Lessons of die Berge

“The most exciting tasting of my career” was how experienced taster Dr. Winnie Bowman (below) described judging the Checkers Battle of die Berge last month.  Panel chair Danie de Wet concurred. “Looking for the best wine of a competition is boring. When its cold outside, the bold, fat wines get gold and the elegant ones, nothing.”

Which makes you wonder about climatic conditions when the Platter visualizers chose their infamous ***** 80 which were announced to hoots of scepticism last week. Andre van Rensburg had six of his Vergelegen wines nominated and went home to Somerset West empty handed.  If wines are high-fived randomly (a good approximation to the behaviour of Platter panel), there is less than a 2% chance of achieving this extreme result.  Guide dog owner Diners Club should get their parent Standard Bank to ask their actuaries as it smells like rank rat pie to some commentators.  Does ***** perhaps stand for “scams”?  One winemaker commented that Platter is starting to look like Wine magazine and will be gone in a year or two.

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It must have been the climate for white blends as no fewer than 13 were blinged up with five stars – over 16% of the planetarium. As Danie commented “people who don’t know who to judge wine judge a black hole and find a ghost with white blends” and give it five stars. Judging at the Checkers Battle of die Berge event was different, with 5 points out of 20 reserved for a sense of place which Danie described as a golden thread linking producers on the two mountains.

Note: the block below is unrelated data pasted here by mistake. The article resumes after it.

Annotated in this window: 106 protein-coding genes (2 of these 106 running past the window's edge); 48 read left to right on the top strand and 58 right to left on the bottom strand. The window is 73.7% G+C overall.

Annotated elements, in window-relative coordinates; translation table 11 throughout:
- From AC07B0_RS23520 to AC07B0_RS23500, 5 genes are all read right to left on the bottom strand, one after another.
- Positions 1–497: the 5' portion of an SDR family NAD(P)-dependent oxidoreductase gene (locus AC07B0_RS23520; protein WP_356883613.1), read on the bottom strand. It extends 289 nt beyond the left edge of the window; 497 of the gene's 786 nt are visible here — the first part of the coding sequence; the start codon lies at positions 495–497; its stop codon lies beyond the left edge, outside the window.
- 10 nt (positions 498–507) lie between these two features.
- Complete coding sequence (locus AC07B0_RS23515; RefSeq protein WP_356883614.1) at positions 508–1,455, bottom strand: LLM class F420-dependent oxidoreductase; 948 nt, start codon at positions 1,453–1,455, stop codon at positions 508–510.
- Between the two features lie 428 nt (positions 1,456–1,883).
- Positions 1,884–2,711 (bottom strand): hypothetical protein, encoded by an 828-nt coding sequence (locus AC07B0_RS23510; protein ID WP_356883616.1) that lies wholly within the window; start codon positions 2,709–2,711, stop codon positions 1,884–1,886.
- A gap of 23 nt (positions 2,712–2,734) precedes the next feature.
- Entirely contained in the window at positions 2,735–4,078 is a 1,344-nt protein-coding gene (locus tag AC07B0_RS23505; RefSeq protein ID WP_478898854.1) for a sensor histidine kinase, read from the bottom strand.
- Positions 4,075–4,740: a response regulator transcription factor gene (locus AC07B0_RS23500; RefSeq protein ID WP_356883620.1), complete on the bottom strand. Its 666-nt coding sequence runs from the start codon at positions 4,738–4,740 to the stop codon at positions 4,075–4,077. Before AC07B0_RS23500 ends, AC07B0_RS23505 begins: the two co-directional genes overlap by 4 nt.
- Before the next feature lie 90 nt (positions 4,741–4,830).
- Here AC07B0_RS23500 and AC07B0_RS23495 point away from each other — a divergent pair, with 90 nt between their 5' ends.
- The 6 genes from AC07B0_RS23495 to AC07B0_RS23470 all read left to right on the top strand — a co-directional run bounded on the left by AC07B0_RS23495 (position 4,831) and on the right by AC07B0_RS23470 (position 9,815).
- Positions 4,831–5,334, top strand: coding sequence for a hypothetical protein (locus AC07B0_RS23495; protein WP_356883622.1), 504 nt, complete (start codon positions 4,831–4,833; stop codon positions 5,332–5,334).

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For the Helderberg, that thread was granite and a crisp salty (not sea salt) character that gives wine elegance. For the Simonsberg, ripe tannins are the thread and his point was well made by the six wines chosen by the panel: Vergenoegd Runner Duck 2011, Vergelegen Sauvignon Blanc 2013, Alto Shiraz 2011 that Danie called “a R500 wine” – its actually a quarter of this price – the Glenelly Glass Colleciton Syrah 2010, which was my wine of the day, Delaire Graff Chardonnay 2012 and an opulent Warwick Trilogy 2010.

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The terroir arguments were set out by Warwick winemaker Nic van Aarde (above) and Andre who used to live in Nic’s house in the early 1990s. He joked that if he ever had to leave the Helderberg, he would love to make wine at Rustenberg, an estate that started to lose focus shortly after the Wine Lizard stepped in with some advice a couple of decades ago. Losing Etienne le Riche as winemaker was a blow from which the estate is still struggling to recover. So politics and the greed of consultants is one factor both mountains have to deal with.

Andre identified wind as the other big problem on the Helderberg while Danie mentioned proximity to the sea which reduces diurnal temperature variations although the reduction of daytime maxima is a huge plus from Neptune.

The six mountain wines go on sale in Checkers and the overall conclusion is that these wines make Stellenbosch, Stellenbosch. Johann Loubser (below) from Delaire Graff added his vote of confidence to the process which ensures a fighting future for Battle of die Berge which bravely attempts to change the direction of SA wine tasting tourneys.

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